Edward James Slattery
Bishop Emeritus of Tulsa
ArchdioceseOklahoma City
AppointedNovember 11, 1993
InstalledJanuary 6, 1994
Term endedMay 13, 2016
PredecessorEusebius J. Beltran
SuccessorDavid Konderla
OrdinationApril 26, 1966
by John Patrick Cody
ConsecrationJanuary 6, 1994
by Pope John Paul II, Giovanni Battista Re, and Josip Uhač
Personal details
Edward James Slattery

(1940-08-11) August 11, 1940 (age 81)
DenominationRoman Catholic
ResidenceTulsa, Oklahoma
ParentsWilliam Edward Slattery and Winifred Margaret Brennan
(You alone are the Holy One)
Styles of
Edward James Slattery
Coat of arms of Edward James Slattery.svg
Reference style
Spoken styleYour Excellency
Religious styleBishop

Edward James Slattery (born August 11, 1940) is an American prelate of the Roman Catholic Church who served as bishop of the Diocese of Tulsa in Oklahoma from 1993 to 2016.


Early life

The second of seven children, Edward Slattery was born in Chicago, Illinois, to William Edward and Winifred Margaret (née Brennan) Slattery;[1] both his paternal and maternal grandparents emigrated to the United States from Ireland.[2]

After attending Visitation of the Blessed Virgin Mary Grade School and Archbishop Quigley Preparatory Seminary in Chicago, Slattery studied at St. Mary of the Lake Seminary in Mundelain, Illinois, obtaining Bachelor of Arts and Master of Divinity degrees.[1]


Slattery was ordained to the priesthood by Cardinal John Cody on April 26, 1966.[3] After his ordination, Slattery served as associate pastor of St. Jude the Apostle Parish in South Holland, Illinois, until 1971.[1] During this time, he also earned a Master's degree from Loyola University. He served as vice-president (1971–76) and president (1976–94) of the Catholic Church Extension Society.[1] While working at Extension, he was named associate pastor of St. Rose of Lima Parish in Chicago in 1973.[1] He served as pastor of St. Rose of Lima from 1976 to 1989.[1]

Bishop of Tulsa

On November 11, 1993, Pope John Paul II appointed Slattery as the third bishop of the Diocese pf Tulsa. He was consecrated by Pope John Paul II on January 6, 1994, with Archbishops Giovanni Re and Josip Uhac serving as co-consecrators, in St. Peter's Basilica in Rome.[3] Slattery selected as his episcopal motto: "Tu Solus Sanctus", meaning, "You alone are the Holy One."[2]


Pope Francis accepted Slattery's letter of resignation as bishop of Tulsa on May 13, 2016, appointing Father David Konderla to succeed him.[4]


Illegal immigrants

In 2006, Slattery said that if a law was passed criminalizing the act of aiding undocumented immigrants, "then [he] will become a criminal," adding,

"When it becomes a crime to love the poor and serve their needs, then I will be the first to go to jail for this crime, and I pray that every priest and every deacon in this diocese will have the courage to walk with me into that prison."[5]

In 2007, Slattery issued a 21-page pastoral letter in which he condemned Oklahoma House Bill 1804, a strict anti-illegal immigration law which Slattery claimed creates "an atmosphere of repression and terror."[6]


During the 2008 U.S. presidential election, Slattery criticized the House Speaker Nancy Pelosi and then U.S. Senator Joe Biden both Catholics, for their remarks on abortion rights for women on the TV program Meet the Press. Slattery described their positions as "clearly inconsistent with Catholic teaching" and "plainly false."[7]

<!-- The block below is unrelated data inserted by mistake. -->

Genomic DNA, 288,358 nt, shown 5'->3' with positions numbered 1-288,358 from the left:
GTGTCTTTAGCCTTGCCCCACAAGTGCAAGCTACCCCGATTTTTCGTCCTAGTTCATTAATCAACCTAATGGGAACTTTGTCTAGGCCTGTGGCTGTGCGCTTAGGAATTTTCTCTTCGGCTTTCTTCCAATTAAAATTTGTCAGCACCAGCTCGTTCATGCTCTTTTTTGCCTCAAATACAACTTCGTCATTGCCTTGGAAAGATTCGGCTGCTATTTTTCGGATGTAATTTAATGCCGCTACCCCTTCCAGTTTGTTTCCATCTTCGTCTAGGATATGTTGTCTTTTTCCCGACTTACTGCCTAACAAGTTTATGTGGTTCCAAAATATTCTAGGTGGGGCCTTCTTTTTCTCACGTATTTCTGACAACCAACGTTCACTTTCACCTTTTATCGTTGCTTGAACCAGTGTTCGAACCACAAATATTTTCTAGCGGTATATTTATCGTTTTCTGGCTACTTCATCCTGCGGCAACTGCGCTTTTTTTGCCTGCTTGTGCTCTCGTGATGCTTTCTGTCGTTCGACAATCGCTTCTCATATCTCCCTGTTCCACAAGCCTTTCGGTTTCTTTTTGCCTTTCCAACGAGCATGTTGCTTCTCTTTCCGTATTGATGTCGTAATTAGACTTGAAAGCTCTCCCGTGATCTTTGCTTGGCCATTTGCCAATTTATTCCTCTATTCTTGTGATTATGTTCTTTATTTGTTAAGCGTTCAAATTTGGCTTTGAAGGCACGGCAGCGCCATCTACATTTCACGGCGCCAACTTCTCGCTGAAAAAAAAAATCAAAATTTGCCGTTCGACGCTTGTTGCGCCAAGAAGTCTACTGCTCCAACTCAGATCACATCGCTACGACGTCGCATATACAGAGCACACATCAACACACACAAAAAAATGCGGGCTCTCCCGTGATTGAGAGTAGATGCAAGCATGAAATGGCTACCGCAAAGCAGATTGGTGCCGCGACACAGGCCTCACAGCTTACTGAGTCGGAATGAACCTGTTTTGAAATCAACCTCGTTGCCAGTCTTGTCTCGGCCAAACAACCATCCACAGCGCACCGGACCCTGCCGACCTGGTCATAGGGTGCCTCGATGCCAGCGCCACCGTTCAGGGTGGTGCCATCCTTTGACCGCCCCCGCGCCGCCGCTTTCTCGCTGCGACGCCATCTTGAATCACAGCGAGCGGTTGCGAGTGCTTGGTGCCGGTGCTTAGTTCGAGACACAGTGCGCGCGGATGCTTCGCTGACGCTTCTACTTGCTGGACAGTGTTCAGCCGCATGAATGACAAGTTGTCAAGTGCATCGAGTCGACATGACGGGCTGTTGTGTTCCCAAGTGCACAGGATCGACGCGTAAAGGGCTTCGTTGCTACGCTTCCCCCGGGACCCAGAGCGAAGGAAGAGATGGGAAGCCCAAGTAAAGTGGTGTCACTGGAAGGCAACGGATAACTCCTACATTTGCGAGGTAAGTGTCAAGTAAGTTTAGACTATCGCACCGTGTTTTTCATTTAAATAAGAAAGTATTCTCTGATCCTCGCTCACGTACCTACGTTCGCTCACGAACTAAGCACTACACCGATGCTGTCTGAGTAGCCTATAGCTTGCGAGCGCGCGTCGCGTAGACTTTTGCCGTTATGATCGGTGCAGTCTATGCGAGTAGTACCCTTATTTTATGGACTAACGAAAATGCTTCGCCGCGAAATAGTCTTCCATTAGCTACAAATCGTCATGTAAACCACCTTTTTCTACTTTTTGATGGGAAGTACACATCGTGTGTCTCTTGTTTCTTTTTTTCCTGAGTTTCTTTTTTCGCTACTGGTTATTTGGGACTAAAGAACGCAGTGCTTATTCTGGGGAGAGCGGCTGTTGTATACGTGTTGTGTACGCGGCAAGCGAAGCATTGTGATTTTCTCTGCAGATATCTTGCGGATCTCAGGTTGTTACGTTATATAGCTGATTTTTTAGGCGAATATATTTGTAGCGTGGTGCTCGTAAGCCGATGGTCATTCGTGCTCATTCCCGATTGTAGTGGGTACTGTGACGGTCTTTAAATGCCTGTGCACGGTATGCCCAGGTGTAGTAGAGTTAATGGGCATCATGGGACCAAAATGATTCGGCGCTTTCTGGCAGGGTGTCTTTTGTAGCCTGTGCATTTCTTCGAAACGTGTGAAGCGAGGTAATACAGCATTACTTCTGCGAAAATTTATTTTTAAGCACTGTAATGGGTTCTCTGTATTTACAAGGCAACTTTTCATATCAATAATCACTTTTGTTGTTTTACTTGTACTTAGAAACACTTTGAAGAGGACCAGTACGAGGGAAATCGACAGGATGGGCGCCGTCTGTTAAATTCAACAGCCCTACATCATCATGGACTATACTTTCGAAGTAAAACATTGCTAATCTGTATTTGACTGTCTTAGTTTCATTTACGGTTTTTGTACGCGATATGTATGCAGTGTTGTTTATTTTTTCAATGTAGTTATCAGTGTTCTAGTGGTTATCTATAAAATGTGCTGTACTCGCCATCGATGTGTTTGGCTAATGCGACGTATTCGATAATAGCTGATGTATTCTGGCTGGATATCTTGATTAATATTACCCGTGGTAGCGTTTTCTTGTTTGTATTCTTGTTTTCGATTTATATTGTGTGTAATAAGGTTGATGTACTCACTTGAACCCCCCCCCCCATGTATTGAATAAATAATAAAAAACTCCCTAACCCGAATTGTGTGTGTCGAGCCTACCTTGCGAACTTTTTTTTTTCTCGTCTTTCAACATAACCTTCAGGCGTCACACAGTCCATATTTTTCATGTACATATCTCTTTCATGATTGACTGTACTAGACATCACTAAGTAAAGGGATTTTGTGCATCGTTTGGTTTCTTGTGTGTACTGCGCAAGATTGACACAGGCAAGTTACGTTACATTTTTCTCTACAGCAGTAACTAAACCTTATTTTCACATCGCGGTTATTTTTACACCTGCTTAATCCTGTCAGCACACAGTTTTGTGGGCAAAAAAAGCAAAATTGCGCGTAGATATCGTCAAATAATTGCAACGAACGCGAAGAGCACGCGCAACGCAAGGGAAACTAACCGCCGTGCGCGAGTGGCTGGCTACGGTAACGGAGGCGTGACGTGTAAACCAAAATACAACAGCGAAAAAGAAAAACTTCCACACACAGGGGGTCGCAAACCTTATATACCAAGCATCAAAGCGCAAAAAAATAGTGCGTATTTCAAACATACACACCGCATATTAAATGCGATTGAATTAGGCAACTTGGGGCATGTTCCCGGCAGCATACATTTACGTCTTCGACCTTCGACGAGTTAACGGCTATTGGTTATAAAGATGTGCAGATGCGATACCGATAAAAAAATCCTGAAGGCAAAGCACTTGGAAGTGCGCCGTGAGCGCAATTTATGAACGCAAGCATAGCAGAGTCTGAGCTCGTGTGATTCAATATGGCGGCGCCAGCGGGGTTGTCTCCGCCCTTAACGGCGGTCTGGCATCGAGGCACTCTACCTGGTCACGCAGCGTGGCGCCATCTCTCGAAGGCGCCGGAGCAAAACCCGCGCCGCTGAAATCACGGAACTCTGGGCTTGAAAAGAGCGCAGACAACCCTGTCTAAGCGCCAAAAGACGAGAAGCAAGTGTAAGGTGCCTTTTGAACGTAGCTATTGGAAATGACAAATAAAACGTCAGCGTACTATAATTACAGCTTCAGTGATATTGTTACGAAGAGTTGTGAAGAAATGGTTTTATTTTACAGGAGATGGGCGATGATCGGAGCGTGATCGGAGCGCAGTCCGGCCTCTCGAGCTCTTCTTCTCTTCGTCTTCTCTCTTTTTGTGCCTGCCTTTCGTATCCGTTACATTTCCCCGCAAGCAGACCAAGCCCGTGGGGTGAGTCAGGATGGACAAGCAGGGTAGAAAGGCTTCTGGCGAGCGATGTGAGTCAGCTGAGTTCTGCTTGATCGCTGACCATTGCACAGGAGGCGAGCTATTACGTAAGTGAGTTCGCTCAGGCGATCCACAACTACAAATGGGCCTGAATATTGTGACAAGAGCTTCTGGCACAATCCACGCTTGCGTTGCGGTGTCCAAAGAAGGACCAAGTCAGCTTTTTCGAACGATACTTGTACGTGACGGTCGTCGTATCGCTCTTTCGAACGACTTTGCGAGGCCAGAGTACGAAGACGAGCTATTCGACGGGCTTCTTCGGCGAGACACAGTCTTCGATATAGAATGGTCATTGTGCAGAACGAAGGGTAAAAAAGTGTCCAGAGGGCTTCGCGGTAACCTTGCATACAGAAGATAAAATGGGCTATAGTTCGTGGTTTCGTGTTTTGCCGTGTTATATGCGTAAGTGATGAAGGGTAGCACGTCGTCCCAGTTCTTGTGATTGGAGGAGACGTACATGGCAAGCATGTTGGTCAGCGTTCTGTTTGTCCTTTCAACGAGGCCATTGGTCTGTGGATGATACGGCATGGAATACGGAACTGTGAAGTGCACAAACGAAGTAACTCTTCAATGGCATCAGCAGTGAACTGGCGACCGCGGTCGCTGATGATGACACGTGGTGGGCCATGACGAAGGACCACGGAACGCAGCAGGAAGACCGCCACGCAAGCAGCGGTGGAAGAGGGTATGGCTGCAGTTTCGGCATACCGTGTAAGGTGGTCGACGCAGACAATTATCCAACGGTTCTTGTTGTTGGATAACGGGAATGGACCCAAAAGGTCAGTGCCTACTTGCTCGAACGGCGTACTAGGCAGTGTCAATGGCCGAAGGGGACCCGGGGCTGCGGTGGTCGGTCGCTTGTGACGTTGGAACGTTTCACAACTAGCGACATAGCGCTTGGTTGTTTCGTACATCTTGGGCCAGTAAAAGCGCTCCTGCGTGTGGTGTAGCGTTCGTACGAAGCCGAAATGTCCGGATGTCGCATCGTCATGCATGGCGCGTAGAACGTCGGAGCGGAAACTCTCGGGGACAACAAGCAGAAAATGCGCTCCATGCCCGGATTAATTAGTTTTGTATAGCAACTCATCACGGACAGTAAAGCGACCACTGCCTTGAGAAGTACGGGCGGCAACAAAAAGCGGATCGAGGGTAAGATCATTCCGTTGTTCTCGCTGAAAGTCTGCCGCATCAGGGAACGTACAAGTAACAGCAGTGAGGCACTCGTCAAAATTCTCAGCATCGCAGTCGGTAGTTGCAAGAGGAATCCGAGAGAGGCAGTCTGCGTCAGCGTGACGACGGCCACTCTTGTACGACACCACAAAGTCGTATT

Slattery was a conservative on question of liturgical practice. He returned to the practice of celebrating the eucharistic liturgy in his cathedral using the ancient style in which the priest and the congregation face the same direction, ad orientem. He believed this form had a number of advantages over the form of in which the priest faces the congregation.[8]

On April 24, 2010, Slattery celebrated high mass at the Basilica of the National Shrine of the Immaculate Conception in Washington, D.C., to mark the fifth anniversary of Pope Benedict XVI's papacy, wearing the rarely seen cappa magna.[9]

Statement on Contraceptive mandates

On February 2, 2012, Bishop Slattery released a statement in response to the contraceptive mandates issued by the United States Department of Health and Human Services under the Patient Protection and Affordable Care Act. Slattery joined other bishops in the United States Conference of Catholic Bishops in opposing the mandate.[10]


  1. ^ a b c d e f "Biography". Roman Catholic Diocese of Tulsa. Archived from the original on October 28, 2010. Retrieved June 18, 2009.
  2. ^ a b "Coat of Arms". Roman Catholic Diocese of Tulsa. Archived from the original on October 28, 2010. Retrieved June 18, 2009.
  3. ^ a b "Bishop Edward James Slattery". Catholic-Hierarchy.org.[self-published source]
  4. ^ "New Bishop Named by Catholic Diocese of Tulsa". Tulsa World. May 13, 2016. Retrieved May 13, 2016.
  5. ^ Zapor, Patricia (April 3, 2006). "Calls for prayer, rallies, boycott mark immigration debate". Catholic News Service. Archived from the original on October 7, 2008. Retrieved June 18, 2009.
  6. ^ Budde, Michael L. (August 1, 2011). "Chapter 5 - Border Crossings: Immigration through an Ecclogiological Lens". The Borders of Baptism: Identities, Allegiances, and the Church. Wipf and Stock Publishers. ISBN 978-1-62189-289-2.
  7. ^ Palmo, Rocco (September 8, 2008). "The Absolute Duty". Whispers in the Loggia.
  8. ^ Coday, Dennis (August 28, 2009). "Okla. bishop no longer faces people at Mass". National Catholic Reporter. Retrieved May 13, 2016.
  9. ^ Szczepanowski, Richard (April 26, 2010). "'Look mercifully upon thy servant, Benedict' people pray at basilica high Mass". National Catholic Reporter. Catholic News Service. Retrieved May 13, 2016.
  10. ^ "Bishop Slattery's statement in response to HHS mandate". Archived from the original on February 28, 2012. Retrieved March 22, 2012.

Episcopal succession